Unions are easy to blame for everything. I often find many people busy in the practice of union bashing do it out of jealousy. We all made our choices in life. If you have found yourself being undercompensated or without fringe benefits and underappreciated donít blame others.
Feel free to enlighten me as to when a non union elevator company has installed a vertical transportation system in a building with 70+ floors in the past 110 years. The answer would be NEVER. IUEC was organized in 1901 and the Empire State Building went up in 1930 powered by Otis.

Otis, Schindler, Fujitech, Thyssen Krupp, Kone are all UNION powered companies. All this non union vs. union crap kills me.
Skilled labor isnít cheap because it takes years and thousands of hours of training to become a true professional. If you hate unions so much please do me a favor and take your whiner asses up the freakin stairs next time you see those companiesí symbols in the elevator cab.






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Bptex
Posted on Friday, November 05, 2010 - 09:41 am:   Edit Post Delete Post View Post/Check IP Print Post    Move Post (Custodian/Admin Only) Ban Poster IP (Custodian/Admin only)

You are right about jealousy. Do well in school, go to college, get a decent job and watch guys that barely graduated high school make 3x what you do because they lucked into a union job.

Obviously there are exceptions but when someone can make $48 an hour plus a benefit package worth $20 more per hour doing a job that anyone running the fry station at McDonalds could learn in a week, there are problems. I'm talking specifically about assembly line labor at a GM plant.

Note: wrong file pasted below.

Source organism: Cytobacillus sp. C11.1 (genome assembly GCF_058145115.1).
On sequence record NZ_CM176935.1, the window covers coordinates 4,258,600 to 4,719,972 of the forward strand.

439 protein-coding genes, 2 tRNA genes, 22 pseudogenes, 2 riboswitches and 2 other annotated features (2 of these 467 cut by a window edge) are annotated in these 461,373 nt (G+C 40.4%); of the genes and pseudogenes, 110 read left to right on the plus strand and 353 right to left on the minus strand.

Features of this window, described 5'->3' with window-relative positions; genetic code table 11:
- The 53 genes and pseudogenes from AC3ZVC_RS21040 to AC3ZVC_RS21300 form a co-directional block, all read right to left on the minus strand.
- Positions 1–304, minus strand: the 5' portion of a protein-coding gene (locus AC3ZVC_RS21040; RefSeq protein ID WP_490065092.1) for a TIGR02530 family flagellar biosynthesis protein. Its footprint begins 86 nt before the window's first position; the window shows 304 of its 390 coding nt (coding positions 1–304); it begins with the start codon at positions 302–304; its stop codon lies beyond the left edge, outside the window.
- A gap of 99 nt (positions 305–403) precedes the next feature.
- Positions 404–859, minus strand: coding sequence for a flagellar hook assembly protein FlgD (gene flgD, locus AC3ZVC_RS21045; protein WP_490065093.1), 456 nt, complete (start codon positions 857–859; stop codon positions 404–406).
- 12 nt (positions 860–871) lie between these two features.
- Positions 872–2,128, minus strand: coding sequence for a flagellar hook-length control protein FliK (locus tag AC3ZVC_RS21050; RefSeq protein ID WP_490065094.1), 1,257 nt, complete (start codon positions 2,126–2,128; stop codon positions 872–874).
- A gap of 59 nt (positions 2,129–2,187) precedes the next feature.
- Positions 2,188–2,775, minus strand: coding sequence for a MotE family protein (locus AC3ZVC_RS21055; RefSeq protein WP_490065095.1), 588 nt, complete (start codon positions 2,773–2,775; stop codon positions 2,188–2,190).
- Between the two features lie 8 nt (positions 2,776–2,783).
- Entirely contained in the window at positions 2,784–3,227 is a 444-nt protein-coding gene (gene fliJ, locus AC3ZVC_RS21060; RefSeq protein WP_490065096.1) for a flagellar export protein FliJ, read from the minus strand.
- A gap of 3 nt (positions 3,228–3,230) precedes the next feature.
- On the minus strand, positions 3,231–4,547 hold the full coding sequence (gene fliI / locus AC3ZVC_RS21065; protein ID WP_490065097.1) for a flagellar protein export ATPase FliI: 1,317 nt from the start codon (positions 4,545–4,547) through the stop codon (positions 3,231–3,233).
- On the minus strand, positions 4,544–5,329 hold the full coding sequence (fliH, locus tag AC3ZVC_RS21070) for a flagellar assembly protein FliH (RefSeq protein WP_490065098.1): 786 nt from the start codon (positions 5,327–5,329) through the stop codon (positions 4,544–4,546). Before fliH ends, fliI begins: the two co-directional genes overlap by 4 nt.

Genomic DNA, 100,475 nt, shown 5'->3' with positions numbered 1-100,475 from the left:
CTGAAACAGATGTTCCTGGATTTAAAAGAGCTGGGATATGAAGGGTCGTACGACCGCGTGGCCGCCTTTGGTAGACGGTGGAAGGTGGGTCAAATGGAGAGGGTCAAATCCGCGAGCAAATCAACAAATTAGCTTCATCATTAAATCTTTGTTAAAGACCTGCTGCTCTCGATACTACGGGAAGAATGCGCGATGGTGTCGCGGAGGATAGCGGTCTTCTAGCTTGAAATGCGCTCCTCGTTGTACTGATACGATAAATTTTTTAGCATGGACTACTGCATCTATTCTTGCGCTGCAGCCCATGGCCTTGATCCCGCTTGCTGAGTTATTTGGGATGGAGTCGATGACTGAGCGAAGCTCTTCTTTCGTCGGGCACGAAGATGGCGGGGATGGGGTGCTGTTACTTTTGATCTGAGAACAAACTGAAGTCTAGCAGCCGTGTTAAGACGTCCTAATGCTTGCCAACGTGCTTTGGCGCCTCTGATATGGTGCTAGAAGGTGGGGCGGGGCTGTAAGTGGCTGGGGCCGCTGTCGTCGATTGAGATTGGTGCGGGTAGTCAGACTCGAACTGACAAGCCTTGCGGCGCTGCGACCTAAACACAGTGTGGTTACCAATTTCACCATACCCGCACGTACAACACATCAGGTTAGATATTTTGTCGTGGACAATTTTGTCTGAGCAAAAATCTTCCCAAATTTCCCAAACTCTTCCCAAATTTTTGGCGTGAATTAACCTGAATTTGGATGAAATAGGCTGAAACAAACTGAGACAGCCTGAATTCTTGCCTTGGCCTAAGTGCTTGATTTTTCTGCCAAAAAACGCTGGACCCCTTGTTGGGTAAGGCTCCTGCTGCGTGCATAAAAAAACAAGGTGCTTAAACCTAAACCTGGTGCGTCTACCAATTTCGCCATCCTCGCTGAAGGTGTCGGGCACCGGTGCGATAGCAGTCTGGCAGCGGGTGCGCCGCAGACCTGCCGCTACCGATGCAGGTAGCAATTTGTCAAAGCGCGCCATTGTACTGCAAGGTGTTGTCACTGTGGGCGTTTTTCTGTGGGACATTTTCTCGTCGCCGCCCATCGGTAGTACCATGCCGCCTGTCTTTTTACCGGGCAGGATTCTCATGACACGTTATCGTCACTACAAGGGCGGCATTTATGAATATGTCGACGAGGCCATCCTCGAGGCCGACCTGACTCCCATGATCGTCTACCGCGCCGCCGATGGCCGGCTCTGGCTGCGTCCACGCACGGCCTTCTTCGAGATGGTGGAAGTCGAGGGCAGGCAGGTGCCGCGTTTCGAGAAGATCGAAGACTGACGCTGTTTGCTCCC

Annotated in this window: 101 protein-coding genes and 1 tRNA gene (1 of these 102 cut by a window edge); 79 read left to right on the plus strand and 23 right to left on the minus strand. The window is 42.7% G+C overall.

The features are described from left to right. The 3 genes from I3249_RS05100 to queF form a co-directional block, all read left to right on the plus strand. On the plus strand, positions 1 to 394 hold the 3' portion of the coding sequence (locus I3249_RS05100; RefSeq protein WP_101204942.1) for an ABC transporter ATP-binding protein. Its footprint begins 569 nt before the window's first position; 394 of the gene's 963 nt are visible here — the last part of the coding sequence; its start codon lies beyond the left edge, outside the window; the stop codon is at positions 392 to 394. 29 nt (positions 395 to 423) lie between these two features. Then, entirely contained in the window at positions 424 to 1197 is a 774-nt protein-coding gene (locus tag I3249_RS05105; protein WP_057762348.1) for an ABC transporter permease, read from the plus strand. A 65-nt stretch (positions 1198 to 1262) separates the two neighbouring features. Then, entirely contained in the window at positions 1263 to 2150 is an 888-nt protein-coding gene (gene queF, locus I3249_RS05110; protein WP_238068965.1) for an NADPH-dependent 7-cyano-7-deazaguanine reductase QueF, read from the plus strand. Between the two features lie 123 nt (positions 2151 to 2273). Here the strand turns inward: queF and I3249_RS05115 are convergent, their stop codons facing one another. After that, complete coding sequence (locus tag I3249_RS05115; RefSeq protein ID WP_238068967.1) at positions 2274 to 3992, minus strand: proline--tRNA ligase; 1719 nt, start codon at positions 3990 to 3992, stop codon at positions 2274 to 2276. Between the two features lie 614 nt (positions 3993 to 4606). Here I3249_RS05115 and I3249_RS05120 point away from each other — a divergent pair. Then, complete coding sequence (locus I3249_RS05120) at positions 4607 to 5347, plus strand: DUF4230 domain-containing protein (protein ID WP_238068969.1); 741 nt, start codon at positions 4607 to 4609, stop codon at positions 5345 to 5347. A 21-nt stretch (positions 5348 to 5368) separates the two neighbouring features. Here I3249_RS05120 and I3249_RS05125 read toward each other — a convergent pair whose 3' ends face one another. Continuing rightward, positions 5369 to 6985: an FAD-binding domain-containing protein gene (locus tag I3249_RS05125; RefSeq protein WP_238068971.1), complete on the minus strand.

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Drawkward
Posted on Friday, November 05, 2010 - 10:13 am:   Edit Post Delete Post View Post/Check IP Print Post    Move Post (Custodian/Admin Only) Ban Poster IP (Custodian/Admin only)

Kc 10: Did you ever stop to consider that elevators are only allowed to be built by unions because the builders will be sued if they use anyone else? It is a union industry. Your point is invalid.

About the jealousy....I think it's more disgust. What bptex said is true...for the job most union employees do, they're grossly overpaid. A good friend of mine does union work for BP here in Houston. Some of the stories he tells me about overtime and billable hours for what amounts to fake work is disgusting. And they all do it.
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Jules
Posted on Friday, November 05, 2010 - 10:17 am:   Edit Post Delete Post View Post/Check IP Print Post    Move Post (Custodian/Admin Only) Ban Poster IP (Custodian/Admin only)

Like most things in life there are good and bad unions.

The place I work is not a closed shop but the unions still do a pretty good job of protecting everyone, we've never (yet)had industrial action here but the management respect the union which is useful.